DL: I think I need to work on my solutions in the paint, floaters, being a little more crafty. I think I could be a better passer, and individually I also need to be a better defender. I need to get better defensively. I could also have a little bit more gamesmanship, drawing fouls, you know, just stuff like that.
There will be a lot of film that I’ve got to go back and watch to look back through the whole season to see how I’ve progressed, to see some of the things that I started to do better or some of the things that I still need to get better at.
SLAM: You mentioned going back to watch film, but are there any drills in particular that you and your coaches should be focusing on throughout the offseason?
DL: I’m sure that we’ll be doing a lot of different ball handling drills, just trying to keep the handle tight. We might try to add some different moves to my game just to get guys off balance. Like I said, that’s the same thing as being more crafty. A lot of times I use my speed and quickness to get places, and down the road that’s not always going to be there. So right now, I want to start developing that crafty part of my game.
SLAM: What kinds of things do the Trail Blazers need to work on for the ’13-14 season?
DL: As a team, the number one thing we need to get better at is defense, and it’s going to start with me. Being the point guard, I defend the guy who has the ball most of the time and I’m going to be the first guy that goes into the defensive stance when he’s bringing the ball up. So we need to get better defensively, we need to communicate better and I think we could have more desire to play the game. We could have more energy with the way we approach the game.
SLAM: You’re in New York representing Portland at the NBA Draft lottery tonight. Through the Draft, how should the Trail Blazers be looking to improve?
DL: We have a lot of good pieces. With me, Wes, Nic, LA and Meyers right now, and maybe JJ, I’m not sure, we have a lot of good pieces. But I think we could get another young athletic wing that can come in and score. I even think another big guy that can come and protect the paint, shot blocker, rebounder, athletic guy that can finish in the paint and dunk the ball. I think those are the type of guys that we could use next season.
SLAM: Are there any particular players that Portland fans should keep their eyes on in the upcoming Draft?
DL: CJ McCollum from Lehigh. His situation is similar to mine. So similar that it’s crazy because he’s about 6-3 and a half, maybe 6-4. He’s a scoring combo-guard. Played for four years at school and broke his foot, the same part I broke, and he’s supposed to be a lottery pick. I think he’s worthy of being a top-10 pick.
So I think [Portland fans] should definitely keep their eyes on him. And I mean everybody knows the names. The names are out there, that’s just a person that they might not know that I wanted to throw in there.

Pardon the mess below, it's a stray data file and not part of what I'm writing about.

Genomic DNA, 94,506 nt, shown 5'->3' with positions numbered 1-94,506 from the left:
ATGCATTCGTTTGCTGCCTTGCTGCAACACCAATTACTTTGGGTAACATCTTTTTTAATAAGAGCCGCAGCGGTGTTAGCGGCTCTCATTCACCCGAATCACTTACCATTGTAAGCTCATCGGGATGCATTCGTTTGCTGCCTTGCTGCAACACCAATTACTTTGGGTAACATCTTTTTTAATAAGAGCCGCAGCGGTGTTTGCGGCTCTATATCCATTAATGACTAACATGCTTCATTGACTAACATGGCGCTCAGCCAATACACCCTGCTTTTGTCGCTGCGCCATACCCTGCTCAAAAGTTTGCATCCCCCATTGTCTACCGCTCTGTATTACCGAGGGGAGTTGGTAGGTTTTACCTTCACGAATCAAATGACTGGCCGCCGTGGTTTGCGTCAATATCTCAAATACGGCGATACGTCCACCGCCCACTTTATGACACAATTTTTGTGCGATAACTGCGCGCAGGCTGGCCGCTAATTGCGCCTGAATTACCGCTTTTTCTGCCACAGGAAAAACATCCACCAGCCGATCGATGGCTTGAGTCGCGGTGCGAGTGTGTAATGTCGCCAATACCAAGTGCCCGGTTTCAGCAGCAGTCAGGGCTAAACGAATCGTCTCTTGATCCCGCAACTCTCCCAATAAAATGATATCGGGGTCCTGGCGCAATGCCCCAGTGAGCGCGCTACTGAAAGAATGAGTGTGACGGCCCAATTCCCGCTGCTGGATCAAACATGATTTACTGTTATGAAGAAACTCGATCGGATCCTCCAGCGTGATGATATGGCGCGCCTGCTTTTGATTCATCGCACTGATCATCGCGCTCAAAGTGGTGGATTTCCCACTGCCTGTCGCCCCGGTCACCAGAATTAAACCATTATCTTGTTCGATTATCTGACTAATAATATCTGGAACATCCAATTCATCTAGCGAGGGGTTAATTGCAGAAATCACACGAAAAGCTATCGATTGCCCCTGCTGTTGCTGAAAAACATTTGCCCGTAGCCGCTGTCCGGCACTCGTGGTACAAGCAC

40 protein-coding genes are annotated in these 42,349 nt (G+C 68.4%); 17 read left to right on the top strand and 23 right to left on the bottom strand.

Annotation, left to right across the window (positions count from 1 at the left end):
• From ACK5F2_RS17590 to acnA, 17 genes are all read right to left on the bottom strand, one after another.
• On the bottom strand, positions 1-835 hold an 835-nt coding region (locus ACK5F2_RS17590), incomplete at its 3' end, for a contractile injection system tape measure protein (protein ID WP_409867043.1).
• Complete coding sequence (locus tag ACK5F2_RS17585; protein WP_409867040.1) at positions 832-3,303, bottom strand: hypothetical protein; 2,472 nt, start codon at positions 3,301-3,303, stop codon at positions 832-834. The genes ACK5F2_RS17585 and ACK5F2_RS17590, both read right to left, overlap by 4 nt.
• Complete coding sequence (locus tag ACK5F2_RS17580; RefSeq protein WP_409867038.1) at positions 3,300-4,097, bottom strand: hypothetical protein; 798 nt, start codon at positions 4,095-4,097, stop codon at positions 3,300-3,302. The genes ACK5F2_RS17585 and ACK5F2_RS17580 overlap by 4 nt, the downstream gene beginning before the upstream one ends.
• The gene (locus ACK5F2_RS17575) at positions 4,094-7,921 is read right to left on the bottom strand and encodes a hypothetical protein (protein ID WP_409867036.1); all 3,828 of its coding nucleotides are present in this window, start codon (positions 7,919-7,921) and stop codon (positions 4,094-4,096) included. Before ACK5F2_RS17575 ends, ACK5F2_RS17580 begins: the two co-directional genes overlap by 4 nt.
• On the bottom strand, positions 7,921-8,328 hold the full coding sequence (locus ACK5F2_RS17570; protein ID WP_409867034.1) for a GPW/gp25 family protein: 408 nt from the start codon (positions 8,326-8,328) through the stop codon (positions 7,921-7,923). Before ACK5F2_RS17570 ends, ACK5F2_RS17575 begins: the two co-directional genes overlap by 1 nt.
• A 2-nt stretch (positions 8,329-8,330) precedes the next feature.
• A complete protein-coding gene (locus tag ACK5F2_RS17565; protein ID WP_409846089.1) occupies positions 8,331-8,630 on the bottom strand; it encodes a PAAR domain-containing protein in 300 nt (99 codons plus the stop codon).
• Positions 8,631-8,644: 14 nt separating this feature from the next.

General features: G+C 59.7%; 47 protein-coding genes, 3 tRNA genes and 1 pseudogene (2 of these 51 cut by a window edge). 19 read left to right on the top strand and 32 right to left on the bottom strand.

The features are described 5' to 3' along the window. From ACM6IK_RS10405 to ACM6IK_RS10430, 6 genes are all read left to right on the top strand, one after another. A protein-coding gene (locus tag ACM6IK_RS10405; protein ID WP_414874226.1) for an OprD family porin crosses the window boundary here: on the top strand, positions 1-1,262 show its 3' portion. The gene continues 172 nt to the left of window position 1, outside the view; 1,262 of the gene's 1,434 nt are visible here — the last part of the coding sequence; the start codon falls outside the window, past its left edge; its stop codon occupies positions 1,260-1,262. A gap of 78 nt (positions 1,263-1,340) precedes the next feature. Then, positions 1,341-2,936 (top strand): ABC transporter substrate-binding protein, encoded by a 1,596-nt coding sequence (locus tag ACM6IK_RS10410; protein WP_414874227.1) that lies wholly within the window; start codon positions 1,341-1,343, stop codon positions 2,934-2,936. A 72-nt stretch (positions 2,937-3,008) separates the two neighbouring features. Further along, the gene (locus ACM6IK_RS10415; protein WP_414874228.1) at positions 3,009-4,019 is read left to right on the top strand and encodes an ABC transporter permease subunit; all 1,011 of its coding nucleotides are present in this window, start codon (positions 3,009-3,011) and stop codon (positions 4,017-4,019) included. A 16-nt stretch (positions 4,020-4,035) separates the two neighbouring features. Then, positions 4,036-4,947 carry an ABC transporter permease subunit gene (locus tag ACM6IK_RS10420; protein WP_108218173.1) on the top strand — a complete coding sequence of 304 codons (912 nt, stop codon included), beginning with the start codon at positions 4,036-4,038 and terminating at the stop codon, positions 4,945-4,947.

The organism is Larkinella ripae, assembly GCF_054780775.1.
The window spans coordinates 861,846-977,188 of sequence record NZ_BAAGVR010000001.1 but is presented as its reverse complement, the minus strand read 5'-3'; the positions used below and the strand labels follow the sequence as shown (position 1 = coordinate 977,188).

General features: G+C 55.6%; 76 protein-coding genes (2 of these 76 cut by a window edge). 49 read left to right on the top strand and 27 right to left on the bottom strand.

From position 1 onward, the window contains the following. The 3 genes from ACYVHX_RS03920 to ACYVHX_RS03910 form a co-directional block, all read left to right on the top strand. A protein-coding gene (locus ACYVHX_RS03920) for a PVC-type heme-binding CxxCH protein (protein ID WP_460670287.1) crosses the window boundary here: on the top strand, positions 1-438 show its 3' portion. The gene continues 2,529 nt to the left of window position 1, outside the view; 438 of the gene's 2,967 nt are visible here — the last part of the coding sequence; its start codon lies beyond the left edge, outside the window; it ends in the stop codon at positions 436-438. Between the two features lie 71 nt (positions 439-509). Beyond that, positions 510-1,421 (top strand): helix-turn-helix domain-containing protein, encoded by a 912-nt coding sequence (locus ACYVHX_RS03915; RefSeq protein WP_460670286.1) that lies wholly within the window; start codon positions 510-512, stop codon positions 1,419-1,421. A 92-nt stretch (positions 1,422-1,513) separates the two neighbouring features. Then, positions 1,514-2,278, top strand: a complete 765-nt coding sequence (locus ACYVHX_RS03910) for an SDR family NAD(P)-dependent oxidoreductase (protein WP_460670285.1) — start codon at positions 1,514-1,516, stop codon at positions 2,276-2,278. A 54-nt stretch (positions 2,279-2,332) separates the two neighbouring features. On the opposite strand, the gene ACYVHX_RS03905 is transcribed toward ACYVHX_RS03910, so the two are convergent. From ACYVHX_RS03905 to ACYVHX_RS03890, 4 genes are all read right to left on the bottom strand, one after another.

SLAM: It seems like it’s going to be a trend for teams to feature scoring point guards like you in the future. How do you feel the role of that position has changed over the years?
DL: In the past, you would see the point guard as more of a facilitator, you know, they’d run the team, be a floor general and they’d be more of a playmaker.
Now, you see a lot more 6-2 or 6-3 point guards that can really score and are really athletic. But a lot of times you’ll see score-first but make-the-right-play type point guards, and I think that’s what a lot of teams are going after now because it’s more common. You see Derrick Rose, Kyrie Irving, Russell Westbrook…guys like me.
That’s the type of point guard I am. I’m a scoring, athletic point guard that makes the right play, and that’s what’s winning now. Chris Paul and Rondo, those are facilitators, and both of those guys can also score the ball. So you’ll see more point guards like that [in the future].
SLAM: In this year’s Playoffs, we have a lot of defensively oriented teams with the advantage. Who do you think will take the crown in the Finals? Or are you even thinking about that kind of thing?
DL: I think Miami will win it. But all four teams are really good defensively. I think the Spurs are a really good defensive team. Miami’s obviously one of the best defensive teams because they’re just so athletic. They got really good defenders from top to bottom, all of them can rotate so good, and they’re long. And then you have the Pacers, who clog the paint and protect the rim. They got long guys, good defenders. So I think it’s four really good defensive teams, but at the end of the day, Miami has three stars that play great on both ends of the ball and they bring it every game. It’s just tough to beat them in seven games.
SLAM: Let’s talk about the new Rookie of the Year colorway for your adidas Real Deal shoe. What’s the significance and where’d you get the inspiration for the design?
DL: I think that everything that’s on this shoe represents me. I had the opportunity to go over everything on that shoe. Everything came from my mind, so it was basically me creating it. It was my idea, a lot of my ideas. So just the fact that the Rookie of the Year could happen, I’m just excited about it.
SLAM: Looking forward to next season, do you have any specific goals or milestones that you’re trying to reach for you or the team?
DL: For our team, I think we had the chance to make the Playoffs this year. So I think with one more year, we’ll have more chemistry, we’ll know each other better, and with some pieces that we’ll have, I think we should be a Playoff team. That’s my number one goal, I want to try and help us get into the Playoffs. Second thing is I want to get on the All-Star team. I want to make the All-Star team for the first time next year.